August 30th, 2009 at 18:26 | #10

    Little piece at Lavartus Prodeo caught my eye this week:


    Looking at the sea level rise graph I was reminded of graphs for stability in aerodynamic design. The graphs read another way therefore, indicated to me periods of disturbance, the wiggly lines showing positive dynamic stability (tendency to return to a stable state after the disturbance or displacement) but the shifts upwards over time are accompanied by a change to a new state of equilibrium followed by further wobbles (more displacement forces). Since about 1998 the lines diverge from the last or previous equilibrium and appear linear with increasing amplitude, they now appear remarkably like the graphs for dynamic instability, that is to say the divergence is now increasing and may not return to a new equilibrium. Translated – what ever was controlling or preventing instability is no longer applicable, I think this may be then evidence of the so called hypothetical ‘tipping point’. In other words a state of being out of control. When aircraft do this they crash. Most frightening graphs of the state of our planet I have ever seen.

  11. Donald Oats
    August 30th, 2009 at 23:26 | #11


    Wish I’d come across that bookshop while still in Sydney – sounds interesting! We have a secondhand bookshop here in Murray Bridge, but it’s not in the same league as the bookshops in Sydney.

    I mentioned it in another post somewhere, but I’ll do so here as well. More supporting evidence that global warming may be contributing to SE Australia’s drought. Meanwhile, Carter, Plimer, and several other Nationals affiliated clowns keep having roadshows throughout rural Australia, at which they claim to know the Earth better than anyone else, and spout the usual denialist claptrap.

  12. August 31st, 2009 at 16:30 | #12

    Just writing to alert readers to the two most recent entries for the ‘Left Focus’ blog.

    The most recent entry is an analysis of the health care debate in the US by American writer Wes Bishop…

    The immediately prior entry is a consideration of arguments surrounding reform of the pension system in Australia…

    For this material – and more – you’re all welcome to drop into Left Focus, browse our archive – and comment..

    see: http://leftfocus.blogspot.com/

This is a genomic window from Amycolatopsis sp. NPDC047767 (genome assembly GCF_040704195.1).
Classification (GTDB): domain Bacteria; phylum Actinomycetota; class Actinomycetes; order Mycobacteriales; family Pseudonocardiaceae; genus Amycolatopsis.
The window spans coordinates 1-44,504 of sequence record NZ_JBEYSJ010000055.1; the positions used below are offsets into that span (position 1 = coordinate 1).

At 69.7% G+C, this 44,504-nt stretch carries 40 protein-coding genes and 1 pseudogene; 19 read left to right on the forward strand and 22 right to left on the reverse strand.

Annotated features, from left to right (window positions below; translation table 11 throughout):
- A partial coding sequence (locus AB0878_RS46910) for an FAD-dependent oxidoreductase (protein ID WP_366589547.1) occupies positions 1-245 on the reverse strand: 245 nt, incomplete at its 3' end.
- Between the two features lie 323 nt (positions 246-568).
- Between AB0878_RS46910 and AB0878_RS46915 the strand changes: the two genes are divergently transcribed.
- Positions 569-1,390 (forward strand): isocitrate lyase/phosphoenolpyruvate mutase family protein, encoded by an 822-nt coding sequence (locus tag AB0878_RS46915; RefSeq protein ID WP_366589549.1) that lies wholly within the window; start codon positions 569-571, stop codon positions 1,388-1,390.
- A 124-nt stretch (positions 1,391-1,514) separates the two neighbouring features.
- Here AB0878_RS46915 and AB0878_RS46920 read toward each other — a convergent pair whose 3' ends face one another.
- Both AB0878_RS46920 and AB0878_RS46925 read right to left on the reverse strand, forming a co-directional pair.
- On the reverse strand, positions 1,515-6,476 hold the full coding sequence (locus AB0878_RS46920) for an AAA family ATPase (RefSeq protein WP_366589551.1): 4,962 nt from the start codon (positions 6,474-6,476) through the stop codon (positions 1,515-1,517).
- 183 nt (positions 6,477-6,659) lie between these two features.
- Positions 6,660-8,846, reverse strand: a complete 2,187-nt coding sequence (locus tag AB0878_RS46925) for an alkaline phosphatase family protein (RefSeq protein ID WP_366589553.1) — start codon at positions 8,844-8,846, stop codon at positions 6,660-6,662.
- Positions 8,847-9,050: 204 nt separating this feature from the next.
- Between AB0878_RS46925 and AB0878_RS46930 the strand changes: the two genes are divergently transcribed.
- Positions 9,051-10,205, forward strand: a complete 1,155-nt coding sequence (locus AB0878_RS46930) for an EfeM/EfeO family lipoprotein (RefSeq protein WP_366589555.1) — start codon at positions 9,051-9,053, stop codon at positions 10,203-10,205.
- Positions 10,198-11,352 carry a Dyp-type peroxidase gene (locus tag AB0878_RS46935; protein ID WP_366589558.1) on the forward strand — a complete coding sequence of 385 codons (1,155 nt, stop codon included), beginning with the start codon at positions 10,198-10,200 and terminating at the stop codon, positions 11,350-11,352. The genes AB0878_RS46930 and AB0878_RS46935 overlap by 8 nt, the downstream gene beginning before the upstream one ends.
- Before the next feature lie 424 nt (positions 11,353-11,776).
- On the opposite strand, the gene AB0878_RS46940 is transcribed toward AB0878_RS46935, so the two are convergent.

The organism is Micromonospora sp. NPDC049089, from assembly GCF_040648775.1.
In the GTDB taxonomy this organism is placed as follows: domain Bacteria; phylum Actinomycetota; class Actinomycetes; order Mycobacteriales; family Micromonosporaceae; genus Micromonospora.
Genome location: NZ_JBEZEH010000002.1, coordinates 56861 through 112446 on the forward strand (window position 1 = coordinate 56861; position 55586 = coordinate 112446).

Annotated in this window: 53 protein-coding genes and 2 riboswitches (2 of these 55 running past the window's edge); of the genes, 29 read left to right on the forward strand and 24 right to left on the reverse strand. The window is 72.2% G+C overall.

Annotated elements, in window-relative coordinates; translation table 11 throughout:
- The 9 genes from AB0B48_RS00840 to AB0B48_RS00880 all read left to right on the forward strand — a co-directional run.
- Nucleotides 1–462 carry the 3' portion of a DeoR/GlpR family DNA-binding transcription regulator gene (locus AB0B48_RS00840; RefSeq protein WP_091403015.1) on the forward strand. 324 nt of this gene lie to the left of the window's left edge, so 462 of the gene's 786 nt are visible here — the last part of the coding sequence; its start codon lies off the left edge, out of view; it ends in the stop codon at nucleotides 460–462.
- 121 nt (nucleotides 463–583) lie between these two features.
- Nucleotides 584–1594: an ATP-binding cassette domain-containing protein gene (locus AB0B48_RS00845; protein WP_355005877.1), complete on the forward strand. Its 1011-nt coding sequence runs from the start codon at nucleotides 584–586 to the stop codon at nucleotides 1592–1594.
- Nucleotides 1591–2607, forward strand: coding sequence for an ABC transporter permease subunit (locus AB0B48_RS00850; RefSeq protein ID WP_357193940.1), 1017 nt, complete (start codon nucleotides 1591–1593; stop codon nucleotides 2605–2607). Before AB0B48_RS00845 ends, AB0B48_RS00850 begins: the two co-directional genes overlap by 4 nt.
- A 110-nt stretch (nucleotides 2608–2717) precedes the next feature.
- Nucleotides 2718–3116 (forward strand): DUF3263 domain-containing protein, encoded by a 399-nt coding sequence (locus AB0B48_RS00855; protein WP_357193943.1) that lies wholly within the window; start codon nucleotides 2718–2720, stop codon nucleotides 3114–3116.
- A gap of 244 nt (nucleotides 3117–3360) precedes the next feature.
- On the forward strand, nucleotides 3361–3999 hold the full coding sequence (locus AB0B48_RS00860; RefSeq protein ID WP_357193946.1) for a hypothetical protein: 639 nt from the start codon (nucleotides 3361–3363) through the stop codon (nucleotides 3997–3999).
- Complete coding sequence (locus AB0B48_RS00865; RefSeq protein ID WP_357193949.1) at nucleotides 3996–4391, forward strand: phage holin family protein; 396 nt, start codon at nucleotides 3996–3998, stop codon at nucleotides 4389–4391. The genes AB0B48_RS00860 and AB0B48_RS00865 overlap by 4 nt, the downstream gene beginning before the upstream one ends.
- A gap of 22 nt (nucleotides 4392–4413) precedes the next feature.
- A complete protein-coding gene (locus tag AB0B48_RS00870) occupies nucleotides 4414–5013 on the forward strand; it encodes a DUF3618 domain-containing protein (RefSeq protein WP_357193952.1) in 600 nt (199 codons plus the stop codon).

Kind and sincere regards,


  13. Michael of Summer Hill
    September 1st, 2009 at 06:19 | #13

    John, today accusations have been made against John Della Bosca having an extramarital affair with a 26-year-old woman. No nose tells me it’s a beat up story. But then I could be wrong.

  14. Michael of Summer Hill
    September 1st, 2009 at 10:28 | #14

    John, it seems like Tim Andrews is of the same opinion that it is nobodies business as to where John Della Bosca parks his car so long as he does his job.

  15. September 1st, 2009 at 14:09 | #15

    Looks like Della-Bosca disagrees with you as he has resigned.

  16. Michael of Summer Hill
    September 1st, 2009 at 18:50 | #16

    Andrew Reynolds, it is hard to keep something like this under wraps for such a long time without becoming public knowledge. As for what is fact and/or fiction I have no idea but like Time Andrews, what happens between two consenting adults is their own affair. However, I do believe there is much more to the whole affair than the beat up stories making the rounds today and in the meantime I’ll eat humble pie.

  17. September 1st, 2009 at 19:20 | #17

    I would agree that as long as it does not affect his job performance it is no-one’s business but his, his partner and the third (or any other) parties’.
    I think it was just that this was after a few other incidents, not this one in isolation.

  18. nanks
    September 1st, 2009 at 19:41 | #18

    I think personal behaviour reflects character. It is from personal behaviour that we derive or infer character.
    The idea that one can be a complete creep or deceptive or saintly or whatever in some major component of one’s life and that in no way impacts upon, or is indicative of, one’s behaviour in general flies in the face of reason and experience.

  19. Alice
    September 1st, 2009 at 19:59 | #19

    Well – what does everyone think about Della Bosca???